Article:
Around 1 minute and 2 seconds into the animation of the expanding insect cosmos, a pattern emerges of a heart, described by hundreds of individual breedsters acting in concert. It takes about 2 seconds in the animation to form, corresponding to and remains there, more or less inviolate for the remaining 40 seconds, like some sentimental insect Arcosanti, or the Burning Man playa as sponsored by Hallmark.

The animation was compiled:

“of hourly Grid snapshots taken from 2004-04-09 02:00 until 2004-05-22 12:00, at 10 fps.”

Therefore (and correct me if i’m wrong) every second is 10 hours in real time, meaning the heart emerged in 20 hours, and remained for 400 hours or nearly 17 days.

I guess my next questions would be

  • how did the heart get started?
  • how did the idea spread?
  • how was it’s construction coordinated, if at all?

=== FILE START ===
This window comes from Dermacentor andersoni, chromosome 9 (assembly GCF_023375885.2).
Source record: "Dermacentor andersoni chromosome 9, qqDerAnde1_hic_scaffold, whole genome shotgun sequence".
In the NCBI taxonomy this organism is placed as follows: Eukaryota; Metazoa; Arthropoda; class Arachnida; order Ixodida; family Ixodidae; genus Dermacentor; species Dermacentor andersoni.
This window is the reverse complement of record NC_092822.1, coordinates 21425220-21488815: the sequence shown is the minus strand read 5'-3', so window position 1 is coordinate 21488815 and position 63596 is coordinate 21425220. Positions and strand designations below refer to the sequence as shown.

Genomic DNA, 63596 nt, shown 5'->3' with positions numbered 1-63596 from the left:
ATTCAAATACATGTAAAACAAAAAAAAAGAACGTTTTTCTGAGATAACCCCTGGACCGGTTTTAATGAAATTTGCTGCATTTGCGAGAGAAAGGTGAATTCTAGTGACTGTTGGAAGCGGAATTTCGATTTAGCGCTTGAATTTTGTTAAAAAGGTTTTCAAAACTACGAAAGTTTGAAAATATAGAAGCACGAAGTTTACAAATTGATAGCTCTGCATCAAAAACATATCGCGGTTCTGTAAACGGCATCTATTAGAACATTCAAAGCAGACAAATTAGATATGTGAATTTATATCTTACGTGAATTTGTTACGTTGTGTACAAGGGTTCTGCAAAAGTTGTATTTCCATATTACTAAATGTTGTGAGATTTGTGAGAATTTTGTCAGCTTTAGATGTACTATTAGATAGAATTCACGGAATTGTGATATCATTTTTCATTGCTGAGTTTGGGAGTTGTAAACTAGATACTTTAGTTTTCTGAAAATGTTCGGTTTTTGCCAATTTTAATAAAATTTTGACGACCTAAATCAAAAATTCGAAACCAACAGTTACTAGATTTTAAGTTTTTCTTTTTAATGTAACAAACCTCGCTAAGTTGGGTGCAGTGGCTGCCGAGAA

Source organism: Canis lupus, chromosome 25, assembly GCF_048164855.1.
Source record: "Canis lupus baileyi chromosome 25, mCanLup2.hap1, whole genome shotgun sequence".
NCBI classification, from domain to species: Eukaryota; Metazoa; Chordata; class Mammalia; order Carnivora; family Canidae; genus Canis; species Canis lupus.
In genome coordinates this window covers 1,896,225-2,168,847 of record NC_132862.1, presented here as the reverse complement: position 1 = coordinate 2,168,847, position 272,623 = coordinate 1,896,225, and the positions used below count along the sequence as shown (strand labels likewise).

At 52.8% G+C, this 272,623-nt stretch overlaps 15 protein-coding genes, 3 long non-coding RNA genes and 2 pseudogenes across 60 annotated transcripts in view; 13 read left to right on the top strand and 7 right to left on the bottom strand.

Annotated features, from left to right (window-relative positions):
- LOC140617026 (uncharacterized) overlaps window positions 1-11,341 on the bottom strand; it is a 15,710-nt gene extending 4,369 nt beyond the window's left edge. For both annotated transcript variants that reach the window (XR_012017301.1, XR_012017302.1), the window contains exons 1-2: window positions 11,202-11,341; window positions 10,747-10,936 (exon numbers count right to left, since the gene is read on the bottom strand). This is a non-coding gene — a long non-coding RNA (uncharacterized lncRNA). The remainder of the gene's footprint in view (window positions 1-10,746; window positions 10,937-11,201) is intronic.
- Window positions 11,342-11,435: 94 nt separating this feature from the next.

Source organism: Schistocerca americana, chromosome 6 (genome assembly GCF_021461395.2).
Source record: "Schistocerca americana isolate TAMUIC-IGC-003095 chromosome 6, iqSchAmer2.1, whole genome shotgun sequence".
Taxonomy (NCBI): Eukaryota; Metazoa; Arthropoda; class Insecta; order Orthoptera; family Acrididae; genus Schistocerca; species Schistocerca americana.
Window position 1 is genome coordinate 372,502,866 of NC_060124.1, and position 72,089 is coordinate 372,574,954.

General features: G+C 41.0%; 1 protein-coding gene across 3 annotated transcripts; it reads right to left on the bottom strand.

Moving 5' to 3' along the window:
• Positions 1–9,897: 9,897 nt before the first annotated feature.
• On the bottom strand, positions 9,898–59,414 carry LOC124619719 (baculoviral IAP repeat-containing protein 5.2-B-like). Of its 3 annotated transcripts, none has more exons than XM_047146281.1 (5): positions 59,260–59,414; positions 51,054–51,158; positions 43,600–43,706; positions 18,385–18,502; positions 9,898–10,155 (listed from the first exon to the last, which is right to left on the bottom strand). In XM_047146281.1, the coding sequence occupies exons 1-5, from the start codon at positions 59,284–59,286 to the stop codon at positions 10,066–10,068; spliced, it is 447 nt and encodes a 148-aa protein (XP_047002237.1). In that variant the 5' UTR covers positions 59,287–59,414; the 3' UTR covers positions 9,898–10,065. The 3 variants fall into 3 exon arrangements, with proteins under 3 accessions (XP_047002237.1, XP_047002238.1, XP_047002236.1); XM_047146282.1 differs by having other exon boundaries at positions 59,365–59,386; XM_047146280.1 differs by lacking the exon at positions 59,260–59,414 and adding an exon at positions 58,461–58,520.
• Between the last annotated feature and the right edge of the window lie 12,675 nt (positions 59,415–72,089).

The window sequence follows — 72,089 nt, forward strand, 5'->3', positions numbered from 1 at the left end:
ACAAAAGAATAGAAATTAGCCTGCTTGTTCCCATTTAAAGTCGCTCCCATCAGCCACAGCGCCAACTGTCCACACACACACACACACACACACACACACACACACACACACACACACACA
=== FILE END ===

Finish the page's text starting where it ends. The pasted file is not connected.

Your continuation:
• how long, in subjective time, would this structure have ‘lasted’ from the breedster insect-avatar point-of-view?

Hopefully, Breedster will have some longevity, and so will these pattern plotting exercises – perhaps through this playful format somethings we think we know about how cities and societies form and grow can be explored.

From the delightfully-irreverent “symposium”* “On Fornication And Genetics in The Breedster Age”

“How to write a manifesto in an age disgusted with them? The fatal weakness of manifestos is their inherent lack of evidence. Breedster’s problem is the opposite: it is a mountain range of evidence without manifesto.”


ADDENDUM:
Conversation with Foe in IM:

FOE: “see I told you breedster was about more than just copulating with strangers”

FOE: “it’s pretty much dead now since they started giving us diseases though”

ME: “well, life’s like that”

ME: “you just see the civilisation and great works of art in the historical view, but not all the copulation and diseases that people were really caring about at the time…”

Move over, Simon Schama! Ach. Lunchtime.